cepp_logo5.gif (13296 bytes)


newspaper.gif (867 bytes)

<Back to Articles Page

The following article was written by Coleman Patterson and appeared in the Business section of the Abilene Reporter-News.

A systematic approach to system theory, April 13, 2007, 2D.

Organizations are social entities that are made people who work together interdependently to accomplish a common goal or set of goals.  The individuals who give organizations life perform the many different tasks and functions needed for organizations to accomplish their missions.  For those who study organizations and ways to improve their functioning, the concepts of Systems Theory are particularly beneficial. 

A system is composed of interdependent parts that are arranged a particular order to accomplish a purpose.   Our bodies are examples of systems.  They are composed of different parts, or elements, that influence and are influenced by other parts of the system.  The digestive system is sub-system of the human body, and a system unto itself.  It is also a containing system, or super-system, of smaller systems.  The mouth, for example, is part of the digestive system and is a system unto itself.  Systems are related to complementary and dependent systems.  Failure to perform in one element in a system can result in a cascading failure of the system and related systems.  The failure of an organ in the digestive system can result in the failure of the entire system and then failure in all dependent systems until a person’s whole body ceases to function.

In the 1950s, Kenneth Boulding developed a classification for different types of systems.  He arranged these from least complex to most complex.  These were:

  • Framework—like picture frames, tables, or chairs.
  • Clockwork—like grandfather clocks, the solar system, and simple machines.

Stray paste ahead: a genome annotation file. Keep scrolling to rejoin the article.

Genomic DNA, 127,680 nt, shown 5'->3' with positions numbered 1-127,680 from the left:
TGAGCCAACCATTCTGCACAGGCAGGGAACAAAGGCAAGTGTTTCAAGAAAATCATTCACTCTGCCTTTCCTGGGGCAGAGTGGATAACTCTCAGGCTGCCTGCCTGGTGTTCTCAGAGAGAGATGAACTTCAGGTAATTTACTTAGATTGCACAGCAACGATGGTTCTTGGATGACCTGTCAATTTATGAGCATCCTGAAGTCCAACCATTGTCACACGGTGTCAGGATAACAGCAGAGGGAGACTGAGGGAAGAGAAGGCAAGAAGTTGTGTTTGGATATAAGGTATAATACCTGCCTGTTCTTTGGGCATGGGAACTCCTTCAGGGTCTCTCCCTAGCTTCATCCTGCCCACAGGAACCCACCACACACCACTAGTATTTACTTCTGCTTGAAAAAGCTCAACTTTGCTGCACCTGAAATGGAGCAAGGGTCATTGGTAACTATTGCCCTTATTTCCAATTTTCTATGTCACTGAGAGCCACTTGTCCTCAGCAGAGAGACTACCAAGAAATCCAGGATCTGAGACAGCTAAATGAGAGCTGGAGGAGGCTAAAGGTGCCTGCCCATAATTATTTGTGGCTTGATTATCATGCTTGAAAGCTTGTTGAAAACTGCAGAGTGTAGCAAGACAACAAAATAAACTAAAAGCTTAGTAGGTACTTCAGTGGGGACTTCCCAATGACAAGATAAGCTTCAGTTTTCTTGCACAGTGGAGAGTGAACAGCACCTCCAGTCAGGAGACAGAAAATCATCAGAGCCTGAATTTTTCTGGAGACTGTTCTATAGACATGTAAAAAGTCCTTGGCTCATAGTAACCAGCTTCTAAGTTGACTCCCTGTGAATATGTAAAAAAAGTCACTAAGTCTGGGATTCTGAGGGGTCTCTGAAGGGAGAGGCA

• Control—like thermostats (they control themselves within limits).
  • Cell—the most basic form of life.
  • Plant—living organisms with differentiated and mutually dependent parts.
  • Animal—self-awareness and abilities to learn, adapt, and change behaviors.
  • Human—self-consciousness in addition to self-awareness
  • Social—groups of individuals with differentiated and dependent roles.
  • Transcendental—ultimate sets of knowledge and truth.

The 1950s was an era when organizational theorists began shifting from “machine-like” to “life-like” views of organizations.  As seen in Boulding’s typology, the change from machine systems to living systems occurs between “control” and “cell” systems.  The machine-like view of organizations dominated organization theory through the industrial revolution.  Control and human resource management decisions were developed from a machine perspective.  As discovered by later management researchers and practitioners, organizations are much more complex than originally conceived.  As identified by Boulding, organizations, or social systems, are some of the most complex types of systems that there are.  Organizations require considerably more guidance and control than previously realized.

The similarities in definitions and concepts between organizations and systems provides added insight into ways to structure and guide organizations.  Systems theory provides managers with a way to understand the concepts of differentiation, interdependence, structure, and complexity.  Awareness and understanding these principles will help managers work more effectively with suppliers, customers, and related departments and improve the ways they guide their people, units, and organizations.

<Back to Articles Page

reporternews.gif (5314 bytes)

© 2006, 2007, 2008  Coleman Patterson, All Rights Reserved